Run queries on your Java code to check if it meets the criteria suggested by the book Effective Java. And some others.
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README.md

effectivejava

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Effective java is a tool to examine your Java codebase. You can use it in three different ways:

  • as a Java linter. Just tells it which directory you want to examine, it will spit out a set of warnings and suggestions to improve your code
  • run queries from the command line. It could tell you which type of Singleton you are using in your codebase or how many constructors have 10 or more parameters. This modality can be easily integrated with other tools
  • run queries interactively. It permits to poke your codebase, parsing it once and running different queries to find out interesting facts about it.

The project is named effectivejava because many queries/checks derive from reading the book Effective Java. Others will be implemented as well (feel free to suggest your favorite ones!).

While reading that book I thought that yes, many principles are well known, but they are rarely applied to a large codebase. I thought that applying them in practice is much harder than it seems, and a tool like this one could help in improving constantly a codebase.

Which is the easiest way to install it?

Download the standalone jar from the releases page. No deps needed, everything is packed inside the jar. Feel free to rename it (effectivejava-0.1.0-SNAPSHOT-standalone.jar is a mouthful...)

Linting mode: how to use it

Just run:

# this generate a jar file
lein jar
# note that 0.1.3 is the current version it could change in the future
java -jar effectivejava-0.1.3-SNAPSHOT-standalone.jar -l -d "<myJavaProjectDir>"

You can expect a set of lines like this one:

org.springframework.jdbc.core.SqlInOutParameter : This class has too many constructors (7). Consider using static factory methods or the Builder pattern

If you run this command from the root of your codebase you can avoid the -d option.

CLI mode: how to use it

Now, suppose you want to know which classes has 5 or more constructor; you can run this command:

java -jar effectivejava-0.1.3-SNAPSHOT-standalone.jar -q mc -d "<myJavaProjectDir>" -t 5

You can expect a similar output:

Considering 109 Java files
japa.parser.ast.expr.ArrayCreationExpr  :  5
japa.parser.ast.body.MethodDeclaration  :  5
japa.parser.ast.body.BaseParameter  :  5
japa.parser.ast.body.FieldDeclaration  :  5

Interactive mode: how to use it (Work in progress!)

You can launch interactive mode with the -i option.

java -jar effectivejava-0.1.3-SNAPSHOT-standalone.jar -i

A typical interaction could be this one:

> load "."
Loading .
Java files loaded: 440
> mc th 5
Command not implemented:  :MC

As you can read from the last line, while the main logic for the interactive mode is there we still miss a few bits :) It will be corrected soon.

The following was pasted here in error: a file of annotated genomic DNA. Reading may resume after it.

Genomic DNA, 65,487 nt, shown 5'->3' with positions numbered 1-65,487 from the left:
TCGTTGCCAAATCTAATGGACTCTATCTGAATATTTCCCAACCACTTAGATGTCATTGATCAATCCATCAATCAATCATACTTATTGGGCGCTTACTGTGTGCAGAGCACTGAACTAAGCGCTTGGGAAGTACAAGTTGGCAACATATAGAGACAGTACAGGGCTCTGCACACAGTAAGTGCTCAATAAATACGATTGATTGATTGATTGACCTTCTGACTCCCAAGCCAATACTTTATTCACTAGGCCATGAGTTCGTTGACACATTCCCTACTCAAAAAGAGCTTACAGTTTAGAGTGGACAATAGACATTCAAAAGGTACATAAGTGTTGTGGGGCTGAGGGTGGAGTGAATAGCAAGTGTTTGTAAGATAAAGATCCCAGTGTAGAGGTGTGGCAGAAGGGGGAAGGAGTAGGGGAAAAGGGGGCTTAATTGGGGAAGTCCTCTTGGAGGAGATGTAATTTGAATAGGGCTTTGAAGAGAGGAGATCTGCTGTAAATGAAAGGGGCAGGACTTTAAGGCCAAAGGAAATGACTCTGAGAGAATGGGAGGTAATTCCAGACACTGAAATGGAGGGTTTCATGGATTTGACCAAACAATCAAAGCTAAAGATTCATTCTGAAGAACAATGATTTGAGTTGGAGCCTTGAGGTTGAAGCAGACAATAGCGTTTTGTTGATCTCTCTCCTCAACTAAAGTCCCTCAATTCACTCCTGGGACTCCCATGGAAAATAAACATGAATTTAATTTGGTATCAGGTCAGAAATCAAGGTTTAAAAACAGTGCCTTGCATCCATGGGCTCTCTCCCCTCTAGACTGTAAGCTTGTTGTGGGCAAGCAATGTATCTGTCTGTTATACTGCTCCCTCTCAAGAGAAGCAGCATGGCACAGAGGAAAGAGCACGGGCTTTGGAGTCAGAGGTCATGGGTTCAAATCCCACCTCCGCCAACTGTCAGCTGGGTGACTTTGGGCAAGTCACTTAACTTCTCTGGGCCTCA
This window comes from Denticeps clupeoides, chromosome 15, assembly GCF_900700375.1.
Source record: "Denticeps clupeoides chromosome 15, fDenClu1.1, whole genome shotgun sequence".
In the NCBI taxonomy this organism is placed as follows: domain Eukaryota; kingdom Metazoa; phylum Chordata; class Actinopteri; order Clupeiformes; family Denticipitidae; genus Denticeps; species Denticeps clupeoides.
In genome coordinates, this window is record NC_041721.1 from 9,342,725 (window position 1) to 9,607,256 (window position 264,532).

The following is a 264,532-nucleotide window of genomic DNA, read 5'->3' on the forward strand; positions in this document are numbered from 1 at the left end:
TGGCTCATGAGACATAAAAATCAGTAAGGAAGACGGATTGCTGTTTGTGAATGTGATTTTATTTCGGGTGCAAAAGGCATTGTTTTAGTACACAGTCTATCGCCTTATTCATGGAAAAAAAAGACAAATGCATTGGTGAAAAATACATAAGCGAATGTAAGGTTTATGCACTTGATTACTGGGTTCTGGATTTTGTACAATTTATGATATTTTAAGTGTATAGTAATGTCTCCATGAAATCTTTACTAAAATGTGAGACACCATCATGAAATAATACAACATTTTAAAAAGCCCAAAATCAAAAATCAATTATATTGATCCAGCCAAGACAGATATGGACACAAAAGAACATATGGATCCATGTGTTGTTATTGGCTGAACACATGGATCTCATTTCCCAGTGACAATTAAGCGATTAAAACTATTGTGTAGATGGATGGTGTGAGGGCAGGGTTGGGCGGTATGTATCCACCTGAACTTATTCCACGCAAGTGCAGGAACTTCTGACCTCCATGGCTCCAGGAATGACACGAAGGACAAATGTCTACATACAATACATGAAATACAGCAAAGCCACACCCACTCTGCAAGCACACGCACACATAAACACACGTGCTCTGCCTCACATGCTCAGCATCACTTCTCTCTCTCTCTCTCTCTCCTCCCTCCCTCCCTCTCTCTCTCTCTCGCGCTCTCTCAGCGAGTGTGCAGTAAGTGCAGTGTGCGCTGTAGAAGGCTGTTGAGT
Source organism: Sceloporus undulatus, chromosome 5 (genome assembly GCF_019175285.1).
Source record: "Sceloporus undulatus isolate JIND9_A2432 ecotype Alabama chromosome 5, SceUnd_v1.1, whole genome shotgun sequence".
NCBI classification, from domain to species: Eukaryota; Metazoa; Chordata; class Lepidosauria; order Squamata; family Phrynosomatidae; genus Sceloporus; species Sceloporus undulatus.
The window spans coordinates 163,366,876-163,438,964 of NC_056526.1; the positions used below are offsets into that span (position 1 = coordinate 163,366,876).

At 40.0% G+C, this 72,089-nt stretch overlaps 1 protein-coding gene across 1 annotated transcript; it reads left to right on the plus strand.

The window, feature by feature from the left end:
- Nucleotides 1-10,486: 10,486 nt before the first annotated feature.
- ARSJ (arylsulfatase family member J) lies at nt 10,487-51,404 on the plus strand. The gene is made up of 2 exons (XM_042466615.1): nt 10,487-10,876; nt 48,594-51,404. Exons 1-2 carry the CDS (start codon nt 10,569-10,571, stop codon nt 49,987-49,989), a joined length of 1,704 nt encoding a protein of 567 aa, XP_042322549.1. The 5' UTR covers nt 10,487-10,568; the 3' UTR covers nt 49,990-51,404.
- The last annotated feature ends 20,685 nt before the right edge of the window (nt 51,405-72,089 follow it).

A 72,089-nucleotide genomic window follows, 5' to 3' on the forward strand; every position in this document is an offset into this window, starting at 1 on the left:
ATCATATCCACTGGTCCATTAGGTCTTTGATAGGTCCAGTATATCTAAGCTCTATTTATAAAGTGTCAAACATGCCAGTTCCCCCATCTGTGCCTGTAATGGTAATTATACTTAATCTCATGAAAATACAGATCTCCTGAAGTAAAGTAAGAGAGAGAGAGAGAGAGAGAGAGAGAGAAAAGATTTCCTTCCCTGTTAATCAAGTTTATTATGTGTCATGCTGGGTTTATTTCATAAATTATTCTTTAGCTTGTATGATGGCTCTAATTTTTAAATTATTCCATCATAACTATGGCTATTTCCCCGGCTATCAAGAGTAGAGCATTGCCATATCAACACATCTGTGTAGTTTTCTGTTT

What queries can you run

I am just getting started so I implemented only a few queries for now:

  • mc=many constructors: find the classes which contain the same number of constructors as the given threshold, or more
  • mcp=many constructor parameters: find the constructors which contain the same number of parameters as the given threshold, or more
  • st=singleton type: find if a type implements the singleton pattern and distinguish between the three types (public field, static factory, singleton enum)
  • u=utils classes: find classes having only static methods and verify they have exactly one private constructor taking no parameters

Effective Java (the book) items implemented

Item Status
Item 1 Done
item 2 TODO
item 3 Done
item 4 Done
item 5 TODO
item 6 TODO
item 7 Done
item 8 Planned for v0.2
item 9 Planned for v0.2
item 10 Done
item 11 TODO
...item 78 TODO

Dev info

The project is written in Clojure using a java library called JavaParser.

You will need also Leiningen, the build tool for Clojure. It should download also Clojure for you.

Dev guidelines

To monitor code quality we use kibit and eastwood.

When running eastwood exclude the check for unlimited use of namespaces:

lein eastwood "{:exclude-linters [:unlimited-use]}"

To verify the code is correctly formatted cljfmt is used. You can run it like this:

# to verify possible style issues
lein cljfmt check
# to automatically fix them
lein cljfmt fix

We use lein-ancient to verify our dependencies are up-to-date.

What is the link with the book?

I am reading this book and many advices seem sort of obvious in theory but I guess there are some violations lurking in the large codebase I am working with. I was curious to assess how many violations there were and I needed a way to find them out automatically. And I wanted to learn Clojure. And I had a free sunday. So...

What else

Hope you enjoy this small project of mine. Feel free to open issues and ask questions!

Contributors

David Ortiz is a regular contributor: he started fixing bugs, setting up Travis and it is contributing many other improvements.